Interior of the 1913 Armory Show
THE NEW CRITERION
Hogwash, abstract & the rest: an exchange
It mystifies me that, continuing under the editorship of Roger Kimball as previously under that of Hilton Kramer, The New Criterion persists in intermittently admiring in the visual arts the very decline and fall of culture that it so well and rightly militates against in government, politics, theater, music, and the media. Not seven pages after the editor, in his obituary “Jacques Barzun, 1907–2012” (The New Criterion, December 2012), gives with one hand by approving of Jacques Barzun’s apt indictment of the modern art scene—“ ‘When people accept futility and the absurd as normal, the culture is decadent’ ” and suffers “a progressive loss of resistance to humbug”—James Panero takes away with the other hand in a review that sets up the Armory Show (“The Armory Show at 100”) as embodying the work of “like-minded souls who helped nurture and propagate a renewed vision for culture.” “Renewed vision for culture”? Whom is he kidding? The Armory Show itself was the beginning of that end of art of which even The New Criterion disapproves.
Though Panero seconds Barzun in objecting to the present-day “professionalized museum class [that] dictates the story of art to an increasingly passive public,” he praises the “energy” of the Armory Show, which consisted of what he calls a “resurgence in art [that captured] the vital spirit of the times” in revolt against “the dry bones of a dead art.” He fails to see the modern decay as the inevitable fruit of the deracination set in motion by the radically revolutionary Armory generation. Is it now possible to deny that Mondrian, Kandinsky, Brancusi, and Duchamp have led the art troops onward and downward inevitably through Pollock, Moore, and Warhol to the present-day depravities that Barzun rightly deplores? Does a legitimate critique of late nineteenth-century academic formalism require Panero to lionize the Armory as a “vital” reaction to it when the show, despite displaying some works admittedly excellent of their kind, initiated the long succession of spiritually empty self-absorptions marching toward oblivion—abstract expressionism, pop, op, conceptual art, postmodernism, and blah, blah, blah?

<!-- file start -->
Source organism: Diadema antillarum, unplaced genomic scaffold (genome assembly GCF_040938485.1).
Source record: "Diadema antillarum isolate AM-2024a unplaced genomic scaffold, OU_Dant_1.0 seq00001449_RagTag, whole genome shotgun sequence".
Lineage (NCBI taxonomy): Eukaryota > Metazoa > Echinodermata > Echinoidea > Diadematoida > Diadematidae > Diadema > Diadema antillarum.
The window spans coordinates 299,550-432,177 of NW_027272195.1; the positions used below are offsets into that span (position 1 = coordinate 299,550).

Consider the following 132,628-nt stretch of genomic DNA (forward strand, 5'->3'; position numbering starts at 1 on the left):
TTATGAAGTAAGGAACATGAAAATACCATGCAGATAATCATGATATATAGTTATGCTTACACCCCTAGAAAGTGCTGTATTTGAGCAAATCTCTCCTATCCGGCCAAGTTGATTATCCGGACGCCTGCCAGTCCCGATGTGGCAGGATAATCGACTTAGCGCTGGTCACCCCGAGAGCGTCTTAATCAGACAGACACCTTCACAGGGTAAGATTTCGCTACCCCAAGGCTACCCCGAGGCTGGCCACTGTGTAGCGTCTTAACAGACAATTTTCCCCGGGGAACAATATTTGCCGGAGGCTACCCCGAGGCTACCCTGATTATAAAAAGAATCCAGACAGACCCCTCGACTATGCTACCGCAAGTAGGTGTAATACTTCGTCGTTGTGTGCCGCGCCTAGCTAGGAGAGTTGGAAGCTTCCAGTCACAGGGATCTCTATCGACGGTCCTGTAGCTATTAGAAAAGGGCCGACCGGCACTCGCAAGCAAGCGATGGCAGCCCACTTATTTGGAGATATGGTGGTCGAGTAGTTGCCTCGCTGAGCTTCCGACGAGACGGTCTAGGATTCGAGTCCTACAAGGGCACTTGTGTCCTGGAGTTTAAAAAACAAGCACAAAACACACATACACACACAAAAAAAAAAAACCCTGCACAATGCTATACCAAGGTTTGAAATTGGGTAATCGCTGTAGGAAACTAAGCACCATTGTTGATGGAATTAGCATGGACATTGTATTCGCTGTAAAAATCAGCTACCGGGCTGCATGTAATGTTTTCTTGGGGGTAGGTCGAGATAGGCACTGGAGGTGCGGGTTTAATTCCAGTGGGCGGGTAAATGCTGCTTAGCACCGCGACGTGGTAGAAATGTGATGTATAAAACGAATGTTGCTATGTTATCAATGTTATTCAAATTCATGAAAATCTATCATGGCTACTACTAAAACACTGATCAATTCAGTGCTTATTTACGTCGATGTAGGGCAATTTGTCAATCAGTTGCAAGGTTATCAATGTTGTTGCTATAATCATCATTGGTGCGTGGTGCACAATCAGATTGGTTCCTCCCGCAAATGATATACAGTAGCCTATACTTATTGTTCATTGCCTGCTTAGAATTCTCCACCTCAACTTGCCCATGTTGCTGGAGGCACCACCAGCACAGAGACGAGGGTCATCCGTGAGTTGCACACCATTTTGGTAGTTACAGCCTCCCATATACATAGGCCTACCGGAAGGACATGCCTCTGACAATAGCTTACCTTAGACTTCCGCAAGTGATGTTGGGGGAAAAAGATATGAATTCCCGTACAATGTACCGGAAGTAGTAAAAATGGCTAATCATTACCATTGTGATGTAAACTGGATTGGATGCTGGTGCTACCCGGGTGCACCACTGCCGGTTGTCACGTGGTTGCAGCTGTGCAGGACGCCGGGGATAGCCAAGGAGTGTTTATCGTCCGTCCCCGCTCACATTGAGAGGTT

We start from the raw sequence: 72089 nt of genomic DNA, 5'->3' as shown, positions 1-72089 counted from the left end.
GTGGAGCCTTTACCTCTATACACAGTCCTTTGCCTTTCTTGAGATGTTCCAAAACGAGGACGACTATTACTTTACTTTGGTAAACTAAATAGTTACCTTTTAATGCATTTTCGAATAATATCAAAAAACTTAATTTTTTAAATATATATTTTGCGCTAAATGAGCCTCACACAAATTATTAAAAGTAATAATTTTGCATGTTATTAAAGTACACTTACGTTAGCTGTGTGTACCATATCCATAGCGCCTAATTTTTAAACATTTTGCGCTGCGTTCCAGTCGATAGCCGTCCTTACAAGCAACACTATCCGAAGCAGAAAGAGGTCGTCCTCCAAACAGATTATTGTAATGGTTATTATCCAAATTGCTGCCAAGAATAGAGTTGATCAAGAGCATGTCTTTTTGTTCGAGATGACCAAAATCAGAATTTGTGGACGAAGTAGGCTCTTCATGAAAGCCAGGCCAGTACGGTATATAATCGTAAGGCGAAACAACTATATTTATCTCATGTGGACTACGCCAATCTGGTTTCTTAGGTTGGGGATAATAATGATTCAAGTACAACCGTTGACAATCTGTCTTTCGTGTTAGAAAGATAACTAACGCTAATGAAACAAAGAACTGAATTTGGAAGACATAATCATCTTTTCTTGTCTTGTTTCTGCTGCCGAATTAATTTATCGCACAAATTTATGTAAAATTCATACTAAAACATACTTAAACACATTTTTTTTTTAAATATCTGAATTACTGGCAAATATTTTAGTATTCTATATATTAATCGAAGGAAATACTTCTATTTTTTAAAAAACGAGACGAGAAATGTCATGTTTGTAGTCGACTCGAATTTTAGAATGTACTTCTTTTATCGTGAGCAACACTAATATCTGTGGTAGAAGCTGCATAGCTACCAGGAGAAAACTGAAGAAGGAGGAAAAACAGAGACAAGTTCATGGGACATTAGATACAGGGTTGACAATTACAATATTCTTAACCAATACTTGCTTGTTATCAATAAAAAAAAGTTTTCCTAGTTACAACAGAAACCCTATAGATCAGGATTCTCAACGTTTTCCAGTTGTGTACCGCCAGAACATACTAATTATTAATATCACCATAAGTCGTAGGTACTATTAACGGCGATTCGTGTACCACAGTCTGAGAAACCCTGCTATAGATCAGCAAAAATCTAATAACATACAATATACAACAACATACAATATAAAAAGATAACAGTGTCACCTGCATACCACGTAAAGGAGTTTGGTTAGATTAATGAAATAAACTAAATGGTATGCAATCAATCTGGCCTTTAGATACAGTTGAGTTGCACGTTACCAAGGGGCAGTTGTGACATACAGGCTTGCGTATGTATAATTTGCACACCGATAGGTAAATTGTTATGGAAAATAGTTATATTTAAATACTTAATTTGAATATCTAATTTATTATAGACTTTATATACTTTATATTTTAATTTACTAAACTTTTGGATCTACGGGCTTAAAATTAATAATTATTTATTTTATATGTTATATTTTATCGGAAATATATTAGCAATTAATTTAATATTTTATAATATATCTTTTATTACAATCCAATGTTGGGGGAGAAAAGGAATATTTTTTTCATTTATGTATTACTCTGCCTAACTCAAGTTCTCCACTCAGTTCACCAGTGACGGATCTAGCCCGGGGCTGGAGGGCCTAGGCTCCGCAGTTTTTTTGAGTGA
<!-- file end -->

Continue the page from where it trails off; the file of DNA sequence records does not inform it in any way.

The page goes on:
Look, we’re all fighting losing battles here, complaining of a decay of culture that no amount of complaining but only vision could counteract, and there is no secret storehouse from which vision might be stolen. It comes, like the inspiration of the muse, in its own time in its own mysterious way. But can’t we at least get together in The New Criterion and agree that the extravagant claims for twentieth-century abstract art and the rest were hogwash?
Gideon Rappaport, Ph.D.
San Diego, California
Armory Show poster, 1913
Dr. Rappaport, Ph.D., is entitled not to like “twentieth-century abstract art and the rest,” just as an admirer of Mozart may find distasteful the innovations of Beethoven. This is true even as some of us believe, as I do, that modern forms of aesthetic experience, rather than contributing to the “decline and fall of culture,” can in fact offer comfort, reflection, and beauty that mitigate against this decline.
Dr. Rappaport is not entitled to insinuate, however, that his particular taste should dictate ours, or, worse, that a reductive reading of history should dictate to us all. The New Criterion is a magazine about critical distinctions. This is why we can identify differences among “Mondrian, Kandinsky, Brancusi, and Duchamp . . . through Pollock, Moore, and Warhol” in a way that Dr. Rappaport seems unable to do. We will furthermore defend these critical distinctions from the mindsets that see artistic achievement only in black and white.
On the subject of the 1913 Armory Show: It says something about this particular achievement that the discussion of modern art it inspired continues today. We may come down on different sides of the conversation, but I hope we can agree with the Armory’s mission statement: “We do not believe that any artist has discovered or ever will discover the only way to create beauty.” For this reason we should consider art broadly and find the joys in its contemplation.